QUEBEC-RESEARCH-L Archives

Archiver > QUEBEC-RESEARCH > 2007-10 > 1193507226


From: "Darrell A. Martin" <>
Subject: Re: [Q-R] Martin Cote and Suzanne Paget
Date: Sat, 27 Oct 2007 12:47:06 -0500
References: <200710250542.l9P5ghIa029352@pml.rootsweb.com>
In-Reply-To: <200710250542.l9P5ghIa029352@pml.rootsweb.com>


> Welcome, Darrell
>
> Let me begin with a few historical notes. The statutory minimum age of
> marriage in Quebec under the French regime was 14 years old for a young
> man, 12 years old for a young woman. However, if a marriage was
> contracted [a prenuptial agreement about real and personal estate], and
> solemnized [always in the Church, in that era], but one or both parties
> were below the statutory age, the validity of the marriage could be
> challenged only before the person reached the statutory age. So, there
> is nothing illicit, and nothing unusual about the marriage of a 13 year
> old, the age of Suzanne Page when she married Martin Cote.
>
> The question of whether Suzanne Page was living in the home of Anne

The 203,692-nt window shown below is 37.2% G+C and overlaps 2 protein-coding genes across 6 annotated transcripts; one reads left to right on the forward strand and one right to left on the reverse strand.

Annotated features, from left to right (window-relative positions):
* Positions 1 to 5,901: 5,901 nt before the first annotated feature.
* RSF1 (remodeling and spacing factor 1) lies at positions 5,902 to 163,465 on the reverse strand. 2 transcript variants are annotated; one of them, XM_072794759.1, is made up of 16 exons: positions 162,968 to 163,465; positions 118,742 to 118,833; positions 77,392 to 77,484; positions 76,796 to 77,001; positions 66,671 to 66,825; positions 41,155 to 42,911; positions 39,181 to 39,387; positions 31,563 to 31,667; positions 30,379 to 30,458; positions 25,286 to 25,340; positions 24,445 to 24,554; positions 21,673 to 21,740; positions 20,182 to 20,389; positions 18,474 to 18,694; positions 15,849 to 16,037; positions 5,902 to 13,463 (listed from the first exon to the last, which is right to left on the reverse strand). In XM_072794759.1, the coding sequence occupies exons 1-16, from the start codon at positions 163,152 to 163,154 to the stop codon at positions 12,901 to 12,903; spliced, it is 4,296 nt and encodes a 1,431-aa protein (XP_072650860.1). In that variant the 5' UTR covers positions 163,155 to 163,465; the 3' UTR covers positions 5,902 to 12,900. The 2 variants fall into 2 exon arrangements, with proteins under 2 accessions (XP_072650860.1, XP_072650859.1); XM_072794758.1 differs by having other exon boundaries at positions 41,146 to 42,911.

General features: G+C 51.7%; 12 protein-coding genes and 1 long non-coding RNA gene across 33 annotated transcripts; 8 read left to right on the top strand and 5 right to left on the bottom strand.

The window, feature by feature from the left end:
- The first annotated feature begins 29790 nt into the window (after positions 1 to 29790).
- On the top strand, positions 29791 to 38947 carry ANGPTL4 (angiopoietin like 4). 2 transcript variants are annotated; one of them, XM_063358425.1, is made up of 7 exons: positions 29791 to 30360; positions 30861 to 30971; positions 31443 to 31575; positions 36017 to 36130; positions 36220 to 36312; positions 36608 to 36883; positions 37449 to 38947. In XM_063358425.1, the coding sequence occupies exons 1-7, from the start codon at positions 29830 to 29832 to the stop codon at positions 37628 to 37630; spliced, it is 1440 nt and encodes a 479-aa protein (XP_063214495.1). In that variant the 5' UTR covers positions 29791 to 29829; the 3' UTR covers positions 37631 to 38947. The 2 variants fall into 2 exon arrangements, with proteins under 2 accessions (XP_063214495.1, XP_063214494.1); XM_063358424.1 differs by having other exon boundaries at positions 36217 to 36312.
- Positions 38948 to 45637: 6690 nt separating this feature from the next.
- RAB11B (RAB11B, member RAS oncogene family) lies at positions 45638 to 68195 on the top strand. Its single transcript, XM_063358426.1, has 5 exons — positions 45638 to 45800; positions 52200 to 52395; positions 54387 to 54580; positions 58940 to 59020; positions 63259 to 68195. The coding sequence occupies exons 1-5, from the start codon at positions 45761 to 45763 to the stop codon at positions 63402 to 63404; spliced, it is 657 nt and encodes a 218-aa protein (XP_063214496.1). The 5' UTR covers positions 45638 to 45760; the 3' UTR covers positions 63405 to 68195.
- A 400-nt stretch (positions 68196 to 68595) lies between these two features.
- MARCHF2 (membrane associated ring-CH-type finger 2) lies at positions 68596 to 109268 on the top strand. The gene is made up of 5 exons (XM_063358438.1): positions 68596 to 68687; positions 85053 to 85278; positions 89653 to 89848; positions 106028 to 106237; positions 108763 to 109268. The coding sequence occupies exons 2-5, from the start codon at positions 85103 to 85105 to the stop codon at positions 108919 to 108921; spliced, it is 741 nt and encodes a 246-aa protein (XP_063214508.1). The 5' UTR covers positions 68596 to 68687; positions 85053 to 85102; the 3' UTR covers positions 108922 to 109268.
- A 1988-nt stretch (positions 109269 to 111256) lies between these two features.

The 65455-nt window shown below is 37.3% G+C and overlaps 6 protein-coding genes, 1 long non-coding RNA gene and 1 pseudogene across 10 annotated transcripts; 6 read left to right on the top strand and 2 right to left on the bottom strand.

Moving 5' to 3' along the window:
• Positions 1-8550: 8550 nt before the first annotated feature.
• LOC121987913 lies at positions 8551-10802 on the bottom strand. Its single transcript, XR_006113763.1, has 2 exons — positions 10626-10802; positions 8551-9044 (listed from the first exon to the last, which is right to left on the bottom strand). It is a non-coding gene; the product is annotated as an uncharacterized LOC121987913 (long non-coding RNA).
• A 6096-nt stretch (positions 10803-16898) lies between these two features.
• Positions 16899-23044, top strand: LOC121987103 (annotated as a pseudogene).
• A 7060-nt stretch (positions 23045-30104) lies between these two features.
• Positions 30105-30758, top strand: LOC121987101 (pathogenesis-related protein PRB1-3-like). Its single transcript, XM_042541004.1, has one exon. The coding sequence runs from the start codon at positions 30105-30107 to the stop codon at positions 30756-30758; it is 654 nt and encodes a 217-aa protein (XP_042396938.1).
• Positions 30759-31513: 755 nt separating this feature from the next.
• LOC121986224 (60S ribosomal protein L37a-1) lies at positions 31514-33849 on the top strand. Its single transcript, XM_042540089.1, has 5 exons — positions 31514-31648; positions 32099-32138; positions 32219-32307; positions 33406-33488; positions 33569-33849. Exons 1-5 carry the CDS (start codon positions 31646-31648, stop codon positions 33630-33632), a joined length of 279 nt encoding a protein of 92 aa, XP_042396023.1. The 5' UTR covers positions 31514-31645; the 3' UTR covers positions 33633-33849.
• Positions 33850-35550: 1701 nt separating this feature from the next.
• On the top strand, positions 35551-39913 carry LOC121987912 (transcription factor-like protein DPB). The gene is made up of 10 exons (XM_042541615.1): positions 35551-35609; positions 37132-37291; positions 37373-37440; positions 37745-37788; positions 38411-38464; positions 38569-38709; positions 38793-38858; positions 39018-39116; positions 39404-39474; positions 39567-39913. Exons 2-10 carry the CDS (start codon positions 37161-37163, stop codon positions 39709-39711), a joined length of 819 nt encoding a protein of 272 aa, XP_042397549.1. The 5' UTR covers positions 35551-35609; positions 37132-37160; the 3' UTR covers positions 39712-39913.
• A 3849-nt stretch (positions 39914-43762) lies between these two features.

> Martin, widow of Jean Cote, before she married Martin Cote can neither
> be proved or disproved by the fact that Suzanne was listed there in the
> 1667 census, since the census listed persons where they were when the
> census taker came there, not at their place of residence. In fact, it
> was not unusual for a person to be listed at two or more locations, if
> they happened to be present at more than one location when the census
> taker arrived there.
>
> Finally, speculation is the enemy of scholarship!
>
> Fr John L

Greetings:

Perhaps I can save some "wear and tear" on the list by restating my
original main point simply: I just do not see any significant issues
with Suzanne being listed in that census household, regardless of her age.

Basically, my argument is that there are reasonable explanations for the
situation. No further analysis is required (although it has proved
interesting) because the information in the few available records is
consistent.

I have learned a lot from the posts in this thread. I know a great deal
about my maternal New England English colonial ancestors and their
times; and nowhere nearly so much about my father's family, which
identified with the Francophone community until well after their arrival
in Vermont during the American Civil War.

The recent post with detailed statistical summaries was particularly
welcome. Speculation is indeed the enemy of scholarship, even when I'm
the one doing the speculating. Evidence is the best antidote.

Darrell

--
Darrell A. Martin
a native Vermonter currently in exile in Illinois



This thread: